Thursday, September 18, 2014

Clarence "Gatemouth" Brown - The Nashville Session 1965

Clarence Brown was a fine singer and extraordinary instrumentalist, comfortable interpreting a wide range of genres, including the blues, cajun, country, big band, and jazz fusion. Born April 18, 1924, in Vinton, Louisiana, he was raised in Orange, Texas (near Beaumont), where his father taught him to play the guitar and fiddle. He was recruited to play drums with a traveling show prior to serving in the military.
Once discharged he became a well-known guitarist in the San Antonio area, spurring music entrepreneur Don Robey to offer him a job at his Houston nightclub. Robey was sufficiently impressed with the reception Brown received there to arrange for a recording session with the Los Angeles–based Aladdin label on August 21, 1947. When Robey established Peacock Records in 1948, he had Brown regularly do sessions until 1961; many are now regarded as Texas blues guitar classics.
During the 1960s, Brown began negotiating a wider range of genres, recording country-inflected material for Chess (finally issued as an LP, The Nashville Session 1965, in 1983) as well as jazz and rock hybrids. While amassing an impressive studio legacy, he recorded for the French-based Black and Blue and Barclay labels, as well as Red Lightnin', MCA, Rounder, Blues Boy, and Alligator. Countless other labels, including Ace and Evidence, have reissued his vintage early work. Brown released his last album, Timeless, in 2004.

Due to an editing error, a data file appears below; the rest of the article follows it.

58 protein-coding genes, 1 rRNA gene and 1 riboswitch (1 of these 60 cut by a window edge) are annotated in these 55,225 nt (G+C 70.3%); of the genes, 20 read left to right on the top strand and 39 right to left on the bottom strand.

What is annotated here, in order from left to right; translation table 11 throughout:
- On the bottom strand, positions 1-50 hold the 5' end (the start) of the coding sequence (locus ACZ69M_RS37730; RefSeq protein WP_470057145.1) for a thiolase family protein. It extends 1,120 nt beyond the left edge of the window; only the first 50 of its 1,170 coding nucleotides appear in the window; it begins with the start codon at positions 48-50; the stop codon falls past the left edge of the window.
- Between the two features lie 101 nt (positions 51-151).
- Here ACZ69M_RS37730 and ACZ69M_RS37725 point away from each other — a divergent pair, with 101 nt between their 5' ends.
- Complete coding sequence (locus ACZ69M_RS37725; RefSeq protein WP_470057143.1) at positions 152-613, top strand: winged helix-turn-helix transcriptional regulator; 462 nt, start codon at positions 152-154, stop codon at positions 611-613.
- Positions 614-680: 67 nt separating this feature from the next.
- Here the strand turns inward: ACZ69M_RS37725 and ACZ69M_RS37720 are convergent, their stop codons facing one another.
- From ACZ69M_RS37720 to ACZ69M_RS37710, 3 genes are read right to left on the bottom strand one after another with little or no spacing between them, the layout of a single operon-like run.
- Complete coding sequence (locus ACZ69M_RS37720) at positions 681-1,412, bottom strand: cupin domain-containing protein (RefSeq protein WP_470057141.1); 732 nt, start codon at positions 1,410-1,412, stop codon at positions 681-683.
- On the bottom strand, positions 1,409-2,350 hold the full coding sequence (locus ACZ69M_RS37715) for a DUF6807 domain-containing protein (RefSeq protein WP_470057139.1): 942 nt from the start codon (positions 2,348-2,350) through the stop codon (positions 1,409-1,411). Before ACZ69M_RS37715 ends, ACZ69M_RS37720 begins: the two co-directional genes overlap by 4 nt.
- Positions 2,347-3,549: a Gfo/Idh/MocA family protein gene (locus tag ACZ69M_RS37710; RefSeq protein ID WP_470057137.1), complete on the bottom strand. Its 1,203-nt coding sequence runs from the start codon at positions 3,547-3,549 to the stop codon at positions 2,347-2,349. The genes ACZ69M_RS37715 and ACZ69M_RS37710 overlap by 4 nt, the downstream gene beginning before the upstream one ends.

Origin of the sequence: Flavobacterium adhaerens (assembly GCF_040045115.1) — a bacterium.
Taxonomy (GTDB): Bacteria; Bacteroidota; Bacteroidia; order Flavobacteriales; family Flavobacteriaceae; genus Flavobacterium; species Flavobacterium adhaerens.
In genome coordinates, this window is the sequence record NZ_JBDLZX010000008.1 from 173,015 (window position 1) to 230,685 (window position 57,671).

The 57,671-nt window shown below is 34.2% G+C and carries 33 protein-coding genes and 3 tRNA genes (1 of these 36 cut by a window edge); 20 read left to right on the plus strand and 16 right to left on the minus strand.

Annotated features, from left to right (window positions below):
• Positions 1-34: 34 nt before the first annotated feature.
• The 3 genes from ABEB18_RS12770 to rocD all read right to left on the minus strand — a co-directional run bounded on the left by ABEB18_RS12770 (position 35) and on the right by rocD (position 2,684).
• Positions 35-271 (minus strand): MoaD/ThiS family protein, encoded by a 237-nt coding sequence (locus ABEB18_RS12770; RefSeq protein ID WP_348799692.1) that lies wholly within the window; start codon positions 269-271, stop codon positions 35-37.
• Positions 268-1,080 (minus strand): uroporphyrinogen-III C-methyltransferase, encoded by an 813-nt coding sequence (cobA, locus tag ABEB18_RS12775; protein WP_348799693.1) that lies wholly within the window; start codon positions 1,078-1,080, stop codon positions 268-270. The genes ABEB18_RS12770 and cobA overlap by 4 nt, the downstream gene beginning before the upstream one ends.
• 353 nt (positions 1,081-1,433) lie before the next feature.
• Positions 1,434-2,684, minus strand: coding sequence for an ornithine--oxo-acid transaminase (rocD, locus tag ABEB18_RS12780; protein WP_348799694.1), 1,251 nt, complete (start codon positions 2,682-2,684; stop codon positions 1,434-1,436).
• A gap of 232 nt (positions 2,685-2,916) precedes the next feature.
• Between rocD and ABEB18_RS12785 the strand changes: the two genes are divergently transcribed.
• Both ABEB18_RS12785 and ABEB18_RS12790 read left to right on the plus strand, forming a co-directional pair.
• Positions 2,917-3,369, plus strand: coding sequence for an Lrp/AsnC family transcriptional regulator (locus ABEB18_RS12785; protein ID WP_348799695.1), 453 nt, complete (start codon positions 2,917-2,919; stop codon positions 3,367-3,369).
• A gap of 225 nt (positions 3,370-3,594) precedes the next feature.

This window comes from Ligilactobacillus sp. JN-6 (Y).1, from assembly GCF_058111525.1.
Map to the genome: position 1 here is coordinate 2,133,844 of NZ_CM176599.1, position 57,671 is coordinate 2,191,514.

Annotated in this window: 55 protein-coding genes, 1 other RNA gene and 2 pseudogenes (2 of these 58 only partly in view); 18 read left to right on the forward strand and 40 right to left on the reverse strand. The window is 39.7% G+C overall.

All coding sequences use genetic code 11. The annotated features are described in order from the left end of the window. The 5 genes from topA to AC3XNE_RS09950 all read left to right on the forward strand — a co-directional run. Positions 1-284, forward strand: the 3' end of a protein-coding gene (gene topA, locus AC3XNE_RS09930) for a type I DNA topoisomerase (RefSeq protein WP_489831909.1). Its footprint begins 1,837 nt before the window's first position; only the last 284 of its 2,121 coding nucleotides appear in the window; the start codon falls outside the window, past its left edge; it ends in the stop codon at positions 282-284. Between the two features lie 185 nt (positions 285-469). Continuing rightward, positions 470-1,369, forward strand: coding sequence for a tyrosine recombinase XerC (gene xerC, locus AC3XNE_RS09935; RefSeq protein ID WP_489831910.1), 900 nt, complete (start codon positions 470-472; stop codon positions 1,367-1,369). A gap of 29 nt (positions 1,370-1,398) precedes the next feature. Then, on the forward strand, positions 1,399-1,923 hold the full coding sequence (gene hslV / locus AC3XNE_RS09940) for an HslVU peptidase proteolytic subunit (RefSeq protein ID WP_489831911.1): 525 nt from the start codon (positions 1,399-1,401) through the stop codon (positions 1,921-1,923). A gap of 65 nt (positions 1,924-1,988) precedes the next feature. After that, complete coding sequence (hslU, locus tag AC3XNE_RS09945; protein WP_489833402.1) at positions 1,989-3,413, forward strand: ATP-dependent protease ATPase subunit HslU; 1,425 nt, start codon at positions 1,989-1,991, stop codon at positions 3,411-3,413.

Gerard Herzhaft said...

During the 60's Gatemouth led the house band of the famous TV Show Hoss Allen's titled The !!!! Beat. Broadcasted from Nashville, The !!!!Beat was certainly the first ever R&B TV programme for during two years featured only Black Artists, some of the best blues, R&B, Soul artists of the time. Gatemouth is present at each show and this is while he was regularly in Nashville that he recorded the tracks on this record. His band was certainly Hoss Allen's house band (Johnny Jones on g; Skippy Brooks on keys ...). The show had to stop because a big amount of complaints from TV viewers about Hoss Allen's being a "niggers lover", the fact that it was "disturbing" to see so many Black people on TV and subsequently a lack of announcers. Today those programmes are highly praised all over the world. Filmed in 35m/m those shows are available thanks ro stunning DVD's at Bear Family's.

Xyros said...

Thank you Gerard for your comment. I have seen most of the The Beat shows and they are great. The most enjoyable are the interludes when Gatemouth gets to do his thing.
Als in the house band was Billy Cox from The Band Of Gypsies/Hendrix.

Anonymous said...

thnks !! never heard this one before !
Maple B

Anonymous said...

thanks for this rare lp, it was blusier than I expected from the title (and that's a good thing).